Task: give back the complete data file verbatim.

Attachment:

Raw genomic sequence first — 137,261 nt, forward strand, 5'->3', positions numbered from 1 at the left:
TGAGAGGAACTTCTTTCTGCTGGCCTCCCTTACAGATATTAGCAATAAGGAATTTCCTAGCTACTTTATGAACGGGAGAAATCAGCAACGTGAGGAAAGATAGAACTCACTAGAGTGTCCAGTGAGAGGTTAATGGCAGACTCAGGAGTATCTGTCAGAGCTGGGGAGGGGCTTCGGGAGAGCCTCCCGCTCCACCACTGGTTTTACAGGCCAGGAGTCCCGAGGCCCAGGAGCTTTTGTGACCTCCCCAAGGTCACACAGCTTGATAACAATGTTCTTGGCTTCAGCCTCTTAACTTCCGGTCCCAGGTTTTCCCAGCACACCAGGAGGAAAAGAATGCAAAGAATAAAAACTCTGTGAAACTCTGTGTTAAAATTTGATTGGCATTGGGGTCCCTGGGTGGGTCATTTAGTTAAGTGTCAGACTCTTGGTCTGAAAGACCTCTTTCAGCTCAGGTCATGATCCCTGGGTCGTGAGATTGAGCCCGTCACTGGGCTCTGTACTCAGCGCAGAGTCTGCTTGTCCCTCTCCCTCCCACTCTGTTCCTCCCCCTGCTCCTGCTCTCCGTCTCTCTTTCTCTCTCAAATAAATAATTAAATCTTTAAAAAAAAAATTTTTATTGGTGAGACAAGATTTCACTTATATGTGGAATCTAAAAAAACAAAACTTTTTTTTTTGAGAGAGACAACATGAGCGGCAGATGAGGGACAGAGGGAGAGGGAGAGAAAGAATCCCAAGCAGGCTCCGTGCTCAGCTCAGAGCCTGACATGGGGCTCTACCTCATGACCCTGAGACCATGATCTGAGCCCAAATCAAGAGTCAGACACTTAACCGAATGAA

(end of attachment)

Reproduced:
Raw genomic sequence first — 137,261 nt, forward strand, 5'->3', positions numbered from 1 at the left:
TGAGAGGAACTTCTTTCTGCTGGCCTCCCTTACAGATATTAGCAATAAGGAATTTCCTAGCTACTTTATGAACGGGAGAAATCAGCAACGTGAGGAAAGATAGAACTCACTAGAGTGTCCAGTGAGAGGTTAATGGCAGACTCAGGAGTATCTGTCAGAGCTGGGGAGGGGCTTCGGGAGAGCCTCCCGCTCCACCACTGGTTTTACAGGCCAGGAGTCCCGAGGCCCAGGAGCTTTTGTGACCTCCCCAAGGTCACACAGCTTGATAACAATGTTCTTGGCTTCAGCCTCTTAACTTCCGGTCCCAGGTTTTCCCAGCACACCAGGAGGAAAAGAATGCAAAGAATAAAAACTCTGTGAAACTCTGTGTTAAAATTTGATTGGCATTGGGGTCCCTGGGTGGGTCATTTAGTTAAGTGTCAGACTCTTGGTCTGAAAGACCTCTTTCAGCTCAGGTCATGATCCCTGGGTCGTGAGATTGAGCCCGTCACTGGGCTCTGTACTCAGCGCAGAGTCTGCTTGTCCCTCTCCCTCCCACTCTGTTCCTCCCCCTGCTCCTGCTCTCCGTCTCTCTTTCTCTCTCAAATAAATAATTAAATCTTTAAAAAAAAAATTTTTATTGGTGAGACAAGATTTCACTTATATGTGGAATCTAAAAAAACAAAACTTTTTTTTTTGAGAGAGACAACATGAGCGGCAGATGAGGGACAGAGGGAGAGGGAGAGAAAGAATCCCAAGCAGGCTCCGTGCTCAGCTCAGAGCCTGACATGGGGCTCTACCTCATGACCCTGAGACCATGATCTGAGCCCAAATCAAGAGTCAGACACTTAACCGAATGAA